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Scotland

Report of SCOTLAND Maiki Joakit 10. klass 2008 Etymology Scotland is from the Latin Scoti, the term applied to Gaels. The Late Latin word Scotia (land of the Gaels) was initially used to refer to Ireland. By the 11th century at the latest, Scotia was being used to refer to (Gaelic-speaking) Scotland north of the river Forth, alongside Albania or Albany, both derived from the Gaelic Alba. The use of the words Scots and Scotland to encompass all of what is now Scotland became common in the Late Middle Ages. History Repeated glaciations, which covered the entire land-mass of modern Scotland, have destroyed any traces of human habitation that may have existed before the Mesolithic period. It is believed that the first post-glacial groups of hunter-gatherers arrived in Scotland around 12,800 years ago, as the ice sheet retreated after the last glaciation. Groups of settlers began building the first known permanent houses on Scottish soil around 9,500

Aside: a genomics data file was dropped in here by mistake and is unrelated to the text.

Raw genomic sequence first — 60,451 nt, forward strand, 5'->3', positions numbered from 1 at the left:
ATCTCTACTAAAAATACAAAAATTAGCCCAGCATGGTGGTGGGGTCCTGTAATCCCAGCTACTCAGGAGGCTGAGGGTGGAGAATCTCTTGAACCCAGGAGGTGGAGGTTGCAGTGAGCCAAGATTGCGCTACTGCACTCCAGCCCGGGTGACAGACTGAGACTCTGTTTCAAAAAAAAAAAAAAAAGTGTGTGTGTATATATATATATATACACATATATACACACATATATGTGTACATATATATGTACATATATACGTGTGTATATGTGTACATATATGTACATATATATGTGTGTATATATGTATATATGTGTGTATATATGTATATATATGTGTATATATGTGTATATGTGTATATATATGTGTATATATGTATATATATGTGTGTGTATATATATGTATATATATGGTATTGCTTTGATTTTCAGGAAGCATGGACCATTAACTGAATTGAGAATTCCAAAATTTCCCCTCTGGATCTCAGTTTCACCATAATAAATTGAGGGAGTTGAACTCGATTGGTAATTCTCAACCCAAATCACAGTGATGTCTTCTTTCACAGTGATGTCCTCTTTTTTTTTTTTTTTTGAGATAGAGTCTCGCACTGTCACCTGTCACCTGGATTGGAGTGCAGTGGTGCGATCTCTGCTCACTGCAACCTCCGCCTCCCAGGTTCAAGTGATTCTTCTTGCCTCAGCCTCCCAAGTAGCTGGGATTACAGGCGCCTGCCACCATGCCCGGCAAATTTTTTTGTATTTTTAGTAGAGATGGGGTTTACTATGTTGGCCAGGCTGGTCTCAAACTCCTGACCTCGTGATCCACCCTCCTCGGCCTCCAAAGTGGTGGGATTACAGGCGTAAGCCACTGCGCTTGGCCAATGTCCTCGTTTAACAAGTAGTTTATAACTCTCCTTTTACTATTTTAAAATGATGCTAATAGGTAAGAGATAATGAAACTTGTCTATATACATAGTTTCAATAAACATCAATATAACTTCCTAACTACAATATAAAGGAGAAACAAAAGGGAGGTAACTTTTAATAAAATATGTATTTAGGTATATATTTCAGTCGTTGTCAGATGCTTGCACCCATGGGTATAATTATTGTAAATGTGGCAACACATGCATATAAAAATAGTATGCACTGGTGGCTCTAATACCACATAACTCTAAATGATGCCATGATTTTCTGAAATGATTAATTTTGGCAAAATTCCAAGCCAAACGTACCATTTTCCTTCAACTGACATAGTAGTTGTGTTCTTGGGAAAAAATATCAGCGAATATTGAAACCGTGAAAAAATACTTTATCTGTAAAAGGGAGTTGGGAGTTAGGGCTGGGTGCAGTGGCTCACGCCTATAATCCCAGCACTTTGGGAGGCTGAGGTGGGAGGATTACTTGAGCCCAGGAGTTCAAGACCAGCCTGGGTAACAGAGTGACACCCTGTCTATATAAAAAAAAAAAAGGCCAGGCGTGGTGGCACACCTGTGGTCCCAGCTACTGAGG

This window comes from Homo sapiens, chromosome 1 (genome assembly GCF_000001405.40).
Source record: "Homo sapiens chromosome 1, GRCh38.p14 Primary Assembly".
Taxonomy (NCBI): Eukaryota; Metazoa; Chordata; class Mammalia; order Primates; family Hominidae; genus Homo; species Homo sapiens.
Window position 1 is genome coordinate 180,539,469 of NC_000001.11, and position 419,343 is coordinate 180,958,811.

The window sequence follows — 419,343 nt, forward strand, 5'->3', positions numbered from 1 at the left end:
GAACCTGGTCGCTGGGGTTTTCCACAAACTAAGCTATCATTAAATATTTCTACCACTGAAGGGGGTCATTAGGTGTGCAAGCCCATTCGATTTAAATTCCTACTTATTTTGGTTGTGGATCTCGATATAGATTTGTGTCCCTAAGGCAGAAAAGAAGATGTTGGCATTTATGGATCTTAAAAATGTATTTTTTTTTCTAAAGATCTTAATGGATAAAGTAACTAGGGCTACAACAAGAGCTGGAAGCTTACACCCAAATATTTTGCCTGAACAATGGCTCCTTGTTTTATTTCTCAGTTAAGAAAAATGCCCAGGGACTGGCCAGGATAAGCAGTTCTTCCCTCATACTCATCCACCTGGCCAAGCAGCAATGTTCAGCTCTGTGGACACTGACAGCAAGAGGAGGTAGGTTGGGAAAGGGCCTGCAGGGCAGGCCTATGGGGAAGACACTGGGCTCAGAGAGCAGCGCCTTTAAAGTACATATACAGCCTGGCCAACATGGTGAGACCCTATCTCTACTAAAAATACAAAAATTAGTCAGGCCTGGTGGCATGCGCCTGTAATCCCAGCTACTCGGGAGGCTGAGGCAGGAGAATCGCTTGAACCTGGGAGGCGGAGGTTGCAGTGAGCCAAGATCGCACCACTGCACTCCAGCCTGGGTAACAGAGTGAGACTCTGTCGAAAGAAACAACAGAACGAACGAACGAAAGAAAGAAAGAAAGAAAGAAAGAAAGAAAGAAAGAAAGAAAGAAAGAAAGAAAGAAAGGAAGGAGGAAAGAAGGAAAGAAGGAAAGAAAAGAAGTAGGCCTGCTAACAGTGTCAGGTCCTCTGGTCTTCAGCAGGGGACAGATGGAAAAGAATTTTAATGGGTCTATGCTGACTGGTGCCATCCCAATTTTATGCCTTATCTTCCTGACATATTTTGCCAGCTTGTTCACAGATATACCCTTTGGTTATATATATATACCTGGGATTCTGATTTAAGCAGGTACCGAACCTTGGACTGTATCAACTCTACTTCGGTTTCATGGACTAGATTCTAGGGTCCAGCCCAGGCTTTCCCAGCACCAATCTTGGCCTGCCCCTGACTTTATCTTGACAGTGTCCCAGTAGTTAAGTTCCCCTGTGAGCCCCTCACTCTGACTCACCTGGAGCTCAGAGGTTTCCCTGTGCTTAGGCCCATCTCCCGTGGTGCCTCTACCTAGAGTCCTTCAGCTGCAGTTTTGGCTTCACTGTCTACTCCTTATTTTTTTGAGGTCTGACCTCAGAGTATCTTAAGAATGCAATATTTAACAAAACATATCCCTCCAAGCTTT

Uurimistöö
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Liha töötlemine

Handbook of Meat Processing Handbook of Meat Processing Fidel Toldrá EDITOR A John Wiley & Sons, Inc., Publication Edition first published 2010 © 2010 Blackwell Publishing Blackwell Publishing was acquired by John Wiley & Sons in February 2007. Blackwell’s publishing program has been merged with Wiley’s global Scientific, Technical, and Medical business to form Wiley-Blackwell. Editorial Office 2121 State Avenue, Ames, Iowa 50014-8300, USA For details of our global editorial offices, for customer services, and for information about how to apply for permission to reuse the copyright material in this book, please see our website at www.wiley.com/ wiley-blackwell. Authorization to photocopy items for internal or personal use, or the internal or personal use of specific clients, is granted by Blackwell Publishing, provided that the base fee is paid directly to the Copyright Clearance Center, 222 Rosewood Drive, Danvers, MA 01923. F